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|Marianne Moore (born November 15, 1887) – U.S. poet|
through black jade.
Of the crow-blue mussel-shells, one keeps
adjusting the ash-heaps;
opening and shutting itself like
The barnacles which encrust the side
of the wave, cannot hide
there for the submerged shafts of the
split like spun
glass, move themselves with spotlight swiftness
into the crevices—
in and out, illuminating
of bodies. The water drives a wedge
of iron throught the iron edge
of the cliff; whereupon the stars,
bespattered jelly fish, crabs like green
lilies, and submarine
toadstools, slide each on the other.
marks of abuse are present on this
all the physical features of
of cornice, dynamite grooves, burns, and
hatchet strokes, these things stand
out on it; the chasm-side is
evidence has proved that it can live
on what cannot revive
its youth. The sea grows old in it.
A video based on the poem The Fish:
|Arvid Järnefelt (pseudonym Arvi Rauta) (born November 16, 1861) – Finnish novelist, playwright, Tolstoyist – Heraamiseni / My Awakening (1894)|
Read the excellent Authors Calendar biography here:
A book by Arvid Jarnefelt: Purity of Ideals (in Finnish language):
|Steven E. de Souza (born November 17, 1947) – U.S. screenwriter – Die Hard|
Watch Steven de Souza talk about developing one aspect of
the script for Die Hard:
|Frances Marion (born November 18, 1888) – U.S. screenwriter – Riffraff (1936)|
Read Cari Beauchamp’s article about Frances Marion:
Watch excerpts from Anna Christie, screenplay by Frances Marion:
or watch Garbo read men the riot act:
“And if I told you that just getting out on this barge, and being on sea, had changed me, made me feel different about things — as if all that I’d been through wasn’t me; didn’t count; was just like it never happened! You’d laugh, wouldn’t you. And you’d die laughing, I’m sure. … And I thought you was different than the ones on land, as water’s from mud!”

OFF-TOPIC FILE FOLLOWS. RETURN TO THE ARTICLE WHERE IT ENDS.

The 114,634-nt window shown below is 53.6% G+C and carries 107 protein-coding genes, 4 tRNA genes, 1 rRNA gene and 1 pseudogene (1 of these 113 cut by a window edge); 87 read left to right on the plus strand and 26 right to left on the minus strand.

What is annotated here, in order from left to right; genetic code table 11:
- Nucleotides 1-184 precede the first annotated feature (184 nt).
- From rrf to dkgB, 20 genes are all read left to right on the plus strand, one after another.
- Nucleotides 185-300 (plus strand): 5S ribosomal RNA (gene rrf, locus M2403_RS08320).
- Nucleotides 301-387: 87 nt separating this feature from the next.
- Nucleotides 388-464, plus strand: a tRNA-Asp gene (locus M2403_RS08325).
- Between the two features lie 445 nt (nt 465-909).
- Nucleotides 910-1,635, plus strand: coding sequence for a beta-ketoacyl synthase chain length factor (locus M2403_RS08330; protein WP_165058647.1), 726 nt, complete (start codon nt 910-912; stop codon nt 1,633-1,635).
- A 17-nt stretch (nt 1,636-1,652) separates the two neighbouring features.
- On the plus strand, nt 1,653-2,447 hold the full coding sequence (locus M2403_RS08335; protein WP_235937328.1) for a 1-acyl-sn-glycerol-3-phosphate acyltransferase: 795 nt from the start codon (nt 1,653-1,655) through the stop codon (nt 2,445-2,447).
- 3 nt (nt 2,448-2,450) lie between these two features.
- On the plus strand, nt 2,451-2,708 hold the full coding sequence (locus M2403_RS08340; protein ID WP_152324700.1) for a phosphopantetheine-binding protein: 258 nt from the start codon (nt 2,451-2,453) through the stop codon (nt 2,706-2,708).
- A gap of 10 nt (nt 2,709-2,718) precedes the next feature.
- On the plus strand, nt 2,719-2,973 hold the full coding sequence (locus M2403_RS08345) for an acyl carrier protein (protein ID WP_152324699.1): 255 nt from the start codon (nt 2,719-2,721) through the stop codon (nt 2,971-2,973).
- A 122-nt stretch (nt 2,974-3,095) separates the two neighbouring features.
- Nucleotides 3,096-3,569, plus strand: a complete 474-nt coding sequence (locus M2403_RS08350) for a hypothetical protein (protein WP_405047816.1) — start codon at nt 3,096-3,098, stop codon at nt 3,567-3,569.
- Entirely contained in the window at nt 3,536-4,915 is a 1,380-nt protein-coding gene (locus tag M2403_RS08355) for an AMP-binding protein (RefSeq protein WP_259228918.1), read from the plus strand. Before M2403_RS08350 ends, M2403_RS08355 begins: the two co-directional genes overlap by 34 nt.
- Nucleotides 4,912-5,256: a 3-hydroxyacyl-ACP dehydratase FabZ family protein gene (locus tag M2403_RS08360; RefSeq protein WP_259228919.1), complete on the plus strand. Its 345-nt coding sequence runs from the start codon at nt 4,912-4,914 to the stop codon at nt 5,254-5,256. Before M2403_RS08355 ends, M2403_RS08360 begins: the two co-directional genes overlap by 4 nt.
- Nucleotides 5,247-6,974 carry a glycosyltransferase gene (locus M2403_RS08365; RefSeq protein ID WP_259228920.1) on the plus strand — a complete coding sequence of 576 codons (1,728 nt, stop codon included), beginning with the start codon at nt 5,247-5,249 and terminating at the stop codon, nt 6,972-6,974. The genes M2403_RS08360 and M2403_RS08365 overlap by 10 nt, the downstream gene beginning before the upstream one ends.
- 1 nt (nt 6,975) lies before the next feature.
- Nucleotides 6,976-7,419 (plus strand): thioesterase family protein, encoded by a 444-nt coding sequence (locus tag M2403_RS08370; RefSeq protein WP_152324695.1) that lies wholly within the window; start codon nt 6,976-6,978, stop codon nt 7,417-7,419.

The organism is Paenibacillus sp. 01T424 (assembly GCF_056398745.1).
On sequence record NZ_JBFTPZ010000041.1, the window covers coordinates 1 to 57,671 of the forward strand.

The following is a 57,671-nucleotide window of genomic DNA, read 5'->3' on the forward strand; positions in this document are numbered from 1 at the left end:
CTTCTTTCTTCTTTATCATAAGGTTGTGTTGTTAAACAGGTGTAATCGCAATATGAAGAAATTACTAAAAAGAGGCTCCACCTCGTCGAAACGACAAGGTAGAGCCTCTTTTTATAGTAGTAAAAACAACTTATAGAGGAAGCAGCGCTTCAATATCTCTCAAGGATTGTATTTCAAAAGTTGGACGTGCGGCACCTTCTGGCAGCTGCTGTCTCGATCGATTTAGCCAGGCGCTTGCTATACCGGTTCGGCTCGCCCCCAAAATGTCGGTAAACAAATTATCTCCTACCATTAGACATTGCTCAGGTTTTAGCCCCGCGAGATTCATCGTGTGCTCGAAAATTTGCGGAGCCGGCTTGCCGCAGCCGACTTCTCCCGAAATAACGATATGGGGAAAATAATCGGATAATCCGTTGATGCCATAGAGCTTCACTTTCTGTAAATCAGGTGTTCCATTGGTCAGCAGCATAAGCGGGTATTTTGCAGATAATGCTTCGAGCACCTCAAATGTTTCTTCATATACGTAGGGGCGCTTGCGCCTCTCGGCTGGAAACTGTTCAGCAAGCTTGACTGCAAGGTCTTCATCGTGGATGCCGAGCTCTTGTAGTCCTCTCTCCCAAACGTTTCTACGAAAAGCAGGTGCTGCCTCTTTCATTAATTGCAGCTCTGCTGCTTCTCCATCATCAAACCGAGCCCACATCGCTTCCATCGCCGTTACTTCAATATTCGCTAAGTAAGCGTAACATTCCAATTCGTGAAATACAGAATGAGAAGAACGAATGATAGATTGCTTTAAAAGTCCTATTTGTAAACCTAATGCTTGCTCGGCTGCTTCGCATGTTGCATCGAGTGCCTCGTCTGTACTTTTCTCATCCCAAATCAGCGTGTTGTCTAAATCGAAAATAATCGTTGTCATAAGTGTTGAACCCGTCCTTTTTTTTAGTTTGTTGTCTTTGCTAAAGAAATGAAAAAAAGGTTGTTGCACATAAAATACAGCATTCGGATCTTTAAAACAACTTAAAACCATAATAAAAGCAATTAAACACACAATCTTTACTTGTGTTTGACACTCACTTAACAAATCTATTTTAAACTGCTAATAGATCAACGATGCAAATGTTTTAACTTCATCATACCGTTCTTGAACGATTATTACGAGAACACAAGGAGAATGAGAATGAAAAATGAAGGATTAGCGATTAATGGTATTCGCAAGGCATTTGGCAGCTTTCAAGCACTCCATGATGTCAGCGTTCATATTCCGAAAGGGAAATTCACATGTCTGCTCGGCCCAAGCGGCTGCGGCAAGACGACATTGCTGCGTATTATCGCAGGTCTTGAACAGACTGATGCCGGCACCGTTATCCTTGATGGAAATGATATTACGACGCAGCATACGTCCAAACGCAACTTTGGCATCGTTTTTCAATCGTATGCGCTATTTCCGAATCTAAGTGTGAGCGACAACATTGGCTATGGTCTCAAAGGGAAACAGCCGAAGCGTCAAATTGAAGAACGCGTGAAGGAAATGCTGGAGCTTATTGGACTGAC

|Yuri Knorozov [Knorosov](ЮрийВалентинович Кнорозов) (born November 19, 1922) Soviet (Ukrainian) linguist, decipherer of Mayan script – “Ancient Writing of Central America” (1952)|
Read a biography of Yuri Knorosov here:
and how he cracked the Mayan script here:
Read the reference to Yuri Knorozov in Lawrence Joseph’s
Apocalypse 2012: A scientific investigation into civilization’s end:
Watch an excerpt about Knorosov in the documentary
Breaking the Maya Code:
|Sheema Kalbasi (born November 20, 1972) – Iranian poet – Echoes in Exile|
Read about Sheema Kalbasi here
For Women of Afghanistan
As I walk in the streets of Kabul,
behind the painted windows,
there are broken hearts, broken women.
If they don’t have any male family to accompany them,
they die of hunger while begging for bread,
the once teachers, doctors, professors
are today nothing but walking hungry houses.
Not even tasting the moon,
they carry their bodies around, in the covered coffin veils.
They are the stones in the back of the line …
their voices not allowed to come out of their dried mouths.
Butterflies flying by, have no color in Afghani women’s eyes
for they can’t see nothing but blood shaded streets
from behind the colored windows,
and can’t smell no bakery’s bread
for their sons bodies exposing, cover any other smell,
and their ears can’t hear nothing
for they hear only their hungry bellies
crying their owners unheard voices
with each sound of shooting and terror.
Remedy for the bitter silenced Amnesty,
the bloodshed of Afghani woman’s life
on the-no-limitation-of-sentences-demanding help
as the voices break away not coming out but pressing hard
in the tragic endings of their lives.
Read this poem and others by Kalbasi here:
Read Sheema Kalbasi’s letter to her beloved Iran:
“You are the nature with all of its purity. I look at my hands. The hands that hope to single you out in detail, to brush over your ears, to discover the tip of your chin, walking through your cells room to room, aware of the layers of Persian regions, and the genes. The chaos of work sometimes surrounds me and I watch my words fog away before my eyes. I wake up in the middle of the night to write for you my beloved but the mirror opposite the bed shows an exhausted woman, a woman who evidently has eyes with corners that cry and laugh, eyes that don’t want to see the danger of losing you.”
Read Sheema Kalbasi’s blog:
|Qian Zhongshu (born November 21, 1910) – Chinese essayist, novelist, scholar – Fortress Besieged (1947)|
Read Fortress Besieged online: